The post-COVID-19 supply chain is speeding up to satisfy the consumer who has money to spend and is quick to hit the buy button on their laptop or phone for a variety of items.

Where the items are delivered depends on the consumer, and more times than not, it also depends on shipping costs.

Retailers face higher shipping costs from ocean and air to road and rail and to the last mile as consumers buy more items online and buy more frequently. As such, retailers try to pass these costs along to customers in various ways while trying to offer “free shipping” as a competitive requirement.

Carriers of all modes frequently announce general rate increases and surcharges to try to stay ahead of future demand. However, carriers often analyze historical data to determine what a rate and/or surcharge should be for a future period.

Indeed, the consulting firm, McKinsey, notes that pricing strategies in logistics have been less mature than in other sectors. Fragmentation and a historically low degree of digitization have been challenges in developing more complex approaches.

But, thanks to such technology as artificial intelligence (AI) and machine learning, logistics providers are dabbling in dynamic pricing.

According to a Logistics of Logistics podcast, dynamic pricing is a pricing strategy in which businesses set flexible prices based on current market demands. Companies can change prices based on algorithms that consider competitor pricing, supply and demand, and other external factors in the market.

The trucking market has been adapting to dynamic pricing for a while now. For example, the digital freight brokerage firm, Convoy, introduced dynamic pricing in 2018 to address the spot market within the trucking industry. According to Convoy, dynamic pricing ensures shippers can move their goods through a 100% coverage guarantee.

The End of Parcel Surcharges

FedEx and UPS already appear to be heading down the dynamic pricing path.

In 2020, FedEx introduced a new organization, FedEx Dataworks within FedEx Services, focused on "harnessing the power of the rich FedEx data ecosystem to transform the digital and physical customer experience. FedEx Dataworks will create solutions that build the network for what's next by collaborating across the enterprise to integrate the technology and services customers expect and deserve", according to the company's press release. This includes capturing information at every stage of delivery a package passes through, from creating a label and scanning it through to its last-mile delivery. Algorithms are developed from this data and build the best possible routes.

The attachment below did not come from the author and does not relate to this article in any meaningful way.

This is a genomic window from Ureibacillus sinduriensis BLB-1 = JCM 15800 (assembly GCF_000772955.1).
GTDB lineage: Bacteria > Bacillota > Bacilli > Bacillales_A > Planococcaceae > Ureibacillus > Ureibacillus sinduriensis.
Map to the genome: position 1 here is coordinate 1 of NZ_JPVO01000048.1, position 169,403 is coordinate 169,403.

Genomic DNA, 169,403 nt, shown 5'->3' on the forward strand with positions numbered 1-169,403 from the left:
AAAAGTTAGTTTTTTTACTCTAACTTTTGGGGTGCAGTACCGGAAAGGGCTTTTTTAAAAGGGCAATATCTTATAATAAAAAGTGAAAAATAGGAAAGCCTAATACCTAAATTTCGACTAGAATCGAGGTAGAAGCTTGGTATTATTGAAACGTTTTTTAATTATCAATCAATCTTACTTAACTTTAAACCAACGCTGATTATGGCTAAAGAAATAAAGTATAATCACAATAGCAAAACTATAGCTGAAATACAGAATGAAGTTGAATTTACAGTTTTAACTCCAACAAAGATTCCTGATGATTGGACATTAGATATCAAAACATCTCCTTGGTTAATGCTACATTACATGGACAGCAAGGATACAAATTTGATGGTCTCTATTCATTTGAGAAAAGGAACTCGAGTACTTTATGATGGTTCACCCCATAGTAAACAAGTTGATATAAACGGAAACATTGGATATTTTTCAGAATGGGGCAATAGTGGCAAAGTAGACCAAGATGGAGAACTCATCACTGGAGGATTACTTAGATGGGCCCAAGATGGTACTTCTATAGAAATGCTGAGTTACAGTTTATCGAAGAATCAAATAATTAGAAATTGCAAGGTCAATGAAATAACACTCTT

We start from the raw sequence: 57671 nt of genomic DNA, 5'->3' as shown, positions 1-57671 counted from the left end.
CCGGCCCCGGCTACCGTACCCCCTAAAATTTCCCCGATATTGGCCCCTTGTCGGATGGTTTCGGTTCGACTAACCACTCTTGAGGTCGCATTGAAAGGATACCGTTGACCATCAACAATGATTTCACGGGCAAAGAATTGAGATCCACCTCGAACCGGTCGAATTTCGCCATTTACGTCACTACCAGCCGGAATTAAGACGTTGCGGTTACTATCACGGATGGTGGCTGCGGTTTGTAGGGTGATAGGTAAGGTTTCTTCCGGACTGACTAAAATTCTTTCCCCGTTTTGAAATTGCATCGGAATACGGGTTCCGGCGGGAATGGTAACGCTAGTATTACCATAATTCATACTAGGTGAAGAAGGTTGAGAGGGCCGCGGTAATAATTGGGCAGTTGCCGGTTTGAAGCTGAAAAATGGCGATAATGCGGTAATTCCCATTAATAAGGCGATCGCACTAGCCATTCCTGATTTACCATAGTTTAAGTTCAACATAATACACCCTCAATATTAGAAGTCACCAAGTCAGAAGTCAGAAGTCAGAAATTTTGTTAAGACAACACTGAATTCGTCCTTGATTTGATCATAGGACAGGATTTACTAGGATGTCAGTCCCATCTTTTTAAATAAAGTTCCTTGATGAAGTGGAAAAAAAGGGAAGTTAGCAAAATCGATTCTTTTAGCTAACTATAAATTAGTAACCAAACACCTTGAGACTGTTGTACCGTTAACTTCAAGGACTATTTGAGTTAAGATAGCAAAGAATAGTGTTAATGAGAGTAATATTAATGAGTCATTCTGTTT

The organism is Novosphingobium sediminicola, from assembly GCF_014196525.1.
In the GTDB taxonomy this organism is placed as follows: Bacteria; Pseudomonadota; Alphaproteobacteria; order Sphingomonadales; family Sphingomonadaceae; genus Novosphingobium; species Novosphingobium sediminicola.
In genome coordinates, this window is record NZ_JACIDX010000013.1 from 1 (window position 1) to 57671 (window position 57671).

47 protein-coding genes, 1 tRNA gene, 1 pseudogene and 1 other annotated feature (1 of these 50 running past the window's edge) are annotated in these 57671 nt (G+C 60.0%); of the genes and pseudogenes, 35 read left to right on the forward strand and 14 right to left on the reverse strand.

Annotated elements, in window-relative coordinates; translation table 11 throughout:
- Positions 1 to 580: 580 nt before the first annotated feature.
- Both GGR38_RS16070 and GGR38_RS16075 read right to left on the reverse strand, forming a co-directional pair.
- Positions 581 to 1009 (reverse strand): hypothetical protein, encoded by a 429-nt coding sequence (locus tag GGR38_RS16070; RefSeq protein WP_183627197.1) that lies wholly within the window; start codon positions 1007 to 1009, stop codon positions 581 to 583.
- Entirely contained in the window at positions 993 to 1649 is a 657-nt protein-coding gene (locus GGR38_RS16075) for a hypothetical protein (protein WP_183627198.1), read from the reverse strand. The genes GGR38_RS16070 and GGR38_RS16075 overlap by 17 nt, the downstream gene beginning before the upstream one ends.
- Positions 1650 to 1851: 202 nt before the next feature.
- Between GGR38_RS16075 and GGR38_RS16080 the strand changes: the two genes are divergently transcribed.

UPS has undertaken a similar task with its latest version Dynamic ORION (On-Road Integrated Optimization and Navigation), introduced in 2020. This version reoptimizes routes in real-time and based on changing conditions. As the routes are optimized in real time, it's just a matter of time before pricing will be optimized, in real time, based on these routes.

During UPS's recent investor and analyst virtual conference, UPS executives discussed their Next Generation Profit initiative, a cross-functional program that, among other things, allows UPS to "optimize pricing for each customer and better align our cost to serve with the value we create." During the discussion, UPS CFO Brian Newman said, "We are continuing to evolve the platform to leverage technology that will adjust pricing in a more dynamic manner to maximize overall profit in real time."

As such, surcharges, as we know them today, could disappear along with annual rate increases. Instead, pricing will likely be determined based on current demand and available capacity on any given route at any given time. For shippers, this means that accurately forecasting capacity needs will become even more critical as will parcel contract negotiations.

John Haber is Founder & CEO of Spend Management Experts. Contact for more information.

This article originally appeared in the July/August 2021 issue of PARCEL.